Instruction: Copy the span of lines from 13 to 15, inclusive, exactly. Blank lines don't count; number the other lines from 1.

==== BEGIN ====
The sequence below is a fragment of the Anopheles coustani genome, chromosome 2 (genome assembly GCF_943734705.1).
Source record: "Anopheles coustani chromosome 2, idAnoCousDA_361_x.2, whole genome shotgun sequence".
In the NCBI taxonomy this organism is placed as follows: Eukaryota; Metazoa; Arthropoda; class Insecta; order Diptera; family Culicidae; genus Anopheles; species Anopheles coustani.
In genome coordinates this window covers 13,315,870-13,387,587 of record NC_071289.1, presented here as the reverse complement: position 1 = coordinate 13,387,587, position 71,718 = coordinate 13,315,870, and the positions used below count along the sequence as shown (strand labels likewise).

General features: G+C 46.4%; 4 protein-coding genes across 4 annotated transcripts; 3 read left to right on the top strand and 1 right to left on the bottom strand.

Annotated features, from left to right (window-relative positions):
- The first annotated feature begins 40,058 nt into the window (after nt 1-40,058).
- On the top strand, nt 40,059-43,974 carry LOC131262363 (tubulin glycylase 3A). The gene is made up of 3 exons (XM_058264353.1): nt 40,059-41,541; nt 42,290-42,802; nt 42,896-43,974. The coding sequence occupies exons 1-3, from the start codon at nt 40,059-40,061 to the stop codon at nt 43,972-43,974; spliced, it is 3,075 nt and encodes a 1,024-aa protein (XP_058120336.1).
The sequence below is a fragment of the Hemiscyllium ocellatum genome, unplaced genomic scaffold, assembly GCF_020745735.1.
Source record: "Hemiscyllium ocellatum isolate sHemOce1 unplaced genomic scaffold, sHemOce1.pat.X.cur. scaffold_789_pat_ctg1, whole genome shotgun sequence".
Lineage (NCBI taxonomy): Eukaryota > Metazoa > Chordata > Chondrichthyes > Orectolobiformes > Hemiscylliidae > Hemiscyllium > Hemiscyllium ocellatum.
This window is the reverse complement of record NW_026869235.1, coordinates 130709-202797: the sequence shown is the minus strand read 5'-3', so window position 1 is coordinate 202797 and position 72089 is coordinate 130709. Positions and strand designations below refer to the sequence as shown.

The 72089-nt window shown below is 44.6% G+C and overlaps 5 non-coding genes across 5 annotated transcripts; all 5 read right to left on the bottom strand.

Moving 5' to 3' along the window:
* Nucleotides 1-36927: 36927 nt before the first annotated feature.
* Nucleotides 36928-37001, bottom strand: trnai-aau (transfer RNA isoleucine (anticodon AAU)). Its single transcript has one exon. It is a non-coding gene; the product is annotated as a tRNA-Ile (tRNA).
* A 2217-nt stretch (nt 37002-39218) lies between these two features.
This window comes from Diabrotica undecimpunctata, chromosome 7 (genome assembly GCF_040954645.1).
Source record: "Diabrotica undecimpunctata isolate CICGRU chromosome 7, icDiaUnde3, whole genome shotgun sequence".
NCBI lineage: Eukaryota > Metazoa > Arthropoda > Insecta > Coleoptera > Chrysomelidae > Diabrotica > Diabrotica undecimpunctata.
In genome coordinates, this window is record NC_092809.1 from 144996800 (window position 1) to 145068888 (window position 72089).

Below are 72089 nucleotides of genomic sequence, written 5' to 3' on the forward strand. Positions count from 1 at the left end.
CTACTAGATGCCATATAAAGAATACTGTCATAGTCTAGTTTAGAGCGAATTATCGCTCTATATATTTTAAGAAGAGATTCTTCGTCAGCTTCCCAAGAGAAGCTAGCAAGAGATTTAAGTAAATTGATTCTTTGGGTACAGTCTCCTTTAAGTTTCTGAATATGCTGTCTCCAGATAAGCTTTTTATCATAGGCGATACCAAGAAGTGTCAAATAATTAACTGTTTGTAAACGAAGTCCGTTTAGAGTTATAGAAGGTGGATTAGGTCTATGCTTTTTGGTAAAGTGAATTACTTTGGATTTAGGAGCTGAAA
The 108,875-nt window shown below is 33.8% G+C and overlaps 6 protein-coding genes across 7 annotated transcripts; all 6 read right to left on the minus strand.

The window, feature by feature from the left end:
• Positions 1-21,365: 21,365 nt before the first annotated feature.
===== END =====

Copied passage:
The 72089-nt window shown below is 44.6% G+C and overlaps 5 non-coding genes across 5 annotated transcripts; all 5 read right to left on the bottom strand.

Moving 5' to 3' along the window:
* Nucleotides 1-36927: 36927 nt before the first annotated feature.